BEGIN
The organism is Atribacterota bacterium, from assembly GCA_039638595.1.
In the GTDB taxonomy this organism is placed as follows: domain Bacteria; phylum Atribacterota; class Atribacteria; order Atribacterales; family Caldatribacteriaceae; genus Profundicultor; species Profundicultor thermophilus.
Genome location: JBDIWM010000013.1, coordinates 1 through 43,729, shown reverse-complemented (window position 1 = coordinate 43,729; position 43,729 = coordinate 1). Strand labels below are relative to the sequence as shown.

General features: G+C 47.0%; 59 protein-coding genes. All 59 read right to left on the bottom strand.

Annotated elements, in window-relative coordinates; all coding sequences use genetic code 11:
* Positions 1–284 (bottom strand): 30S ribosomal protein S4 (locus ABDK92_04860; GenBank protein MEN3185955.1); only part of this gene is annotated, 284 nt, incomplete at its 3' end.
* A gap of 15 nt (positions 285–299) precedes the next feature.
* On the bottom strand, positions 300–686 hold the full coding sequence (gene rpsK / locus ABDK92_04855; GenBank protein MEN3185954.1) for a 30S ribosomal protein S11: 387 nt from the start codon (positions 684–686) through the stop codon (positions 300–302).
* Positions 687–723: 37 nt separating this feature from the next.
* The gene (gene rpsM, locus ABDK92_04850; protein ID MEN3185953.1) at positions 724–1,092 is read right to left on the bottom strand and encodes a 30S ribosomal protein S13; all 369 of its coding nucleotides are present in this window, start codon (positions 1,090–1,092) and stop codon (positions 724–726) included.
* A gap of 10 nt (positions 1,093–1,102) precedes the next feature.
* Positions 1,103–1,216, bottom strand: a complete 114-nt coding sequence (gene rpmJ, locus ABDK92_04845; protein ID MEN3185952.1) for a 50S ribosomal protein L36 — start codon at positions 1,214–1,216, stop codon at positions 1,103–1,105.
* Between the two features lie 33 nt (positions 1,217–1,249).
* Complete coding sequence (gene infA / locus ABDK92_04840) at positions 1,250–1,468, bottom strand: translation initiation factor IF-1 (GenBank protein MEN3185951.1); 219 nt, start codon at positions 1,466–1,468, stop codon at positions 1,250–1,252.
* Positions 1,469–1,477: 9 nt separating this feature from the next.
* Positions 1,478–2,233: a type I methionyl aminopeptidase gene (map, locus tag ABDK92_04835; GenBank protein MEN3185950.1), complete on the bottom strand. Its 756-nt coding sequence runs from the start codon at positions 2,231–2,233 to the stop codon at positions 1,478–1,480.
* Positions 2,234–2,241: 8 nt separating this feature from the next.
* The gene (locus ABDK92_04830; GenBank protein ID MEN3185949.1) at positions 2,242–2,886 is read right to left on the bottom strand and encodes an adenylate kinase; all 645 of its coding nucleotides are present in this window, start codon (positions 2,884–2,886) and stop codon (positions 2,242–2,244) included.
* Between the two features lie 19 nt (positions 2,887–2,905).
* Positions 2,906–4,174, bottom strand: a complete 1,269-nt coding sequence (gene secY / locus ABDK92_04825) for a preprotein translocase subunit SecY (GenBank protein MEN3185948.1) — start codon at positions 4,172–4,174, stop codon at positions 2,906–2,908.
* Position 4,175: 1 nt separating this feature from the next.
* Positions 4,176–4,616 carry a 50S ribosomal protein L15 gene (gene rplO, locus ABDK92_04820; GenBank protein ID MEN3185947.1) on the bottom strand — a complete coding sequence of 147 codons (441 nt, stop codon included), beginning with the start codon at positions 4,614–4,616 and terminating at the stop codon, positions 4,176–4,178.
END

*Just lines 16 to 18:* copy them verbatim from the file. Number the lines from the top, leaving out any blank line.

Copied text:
* Positions 1,478–2,233: a type I methionyl aminopeptidase gene (map, locus tag ABDK92_04835; GenBank protein MEN3185950.1), complete on the bottom strand. Its 756-nt coding sequence runs from the start codon at positions 2,231–2,233 to the stop codon at positions 1,478–1,480.
* Positions 2,234–2,241: 8 nt separating this feature from the next.
* The gene (locus ABDK92_04830; GenBank protein ID MEN3185949.1) at positions 2,242–2,886 is read right to left on the bottom strand and encodes an adenylate kinase; all 645 of its coding nucleotides are present in this window, start codon (positions 2,884–2,886) and stop codon (positions 2,242–2,244) included.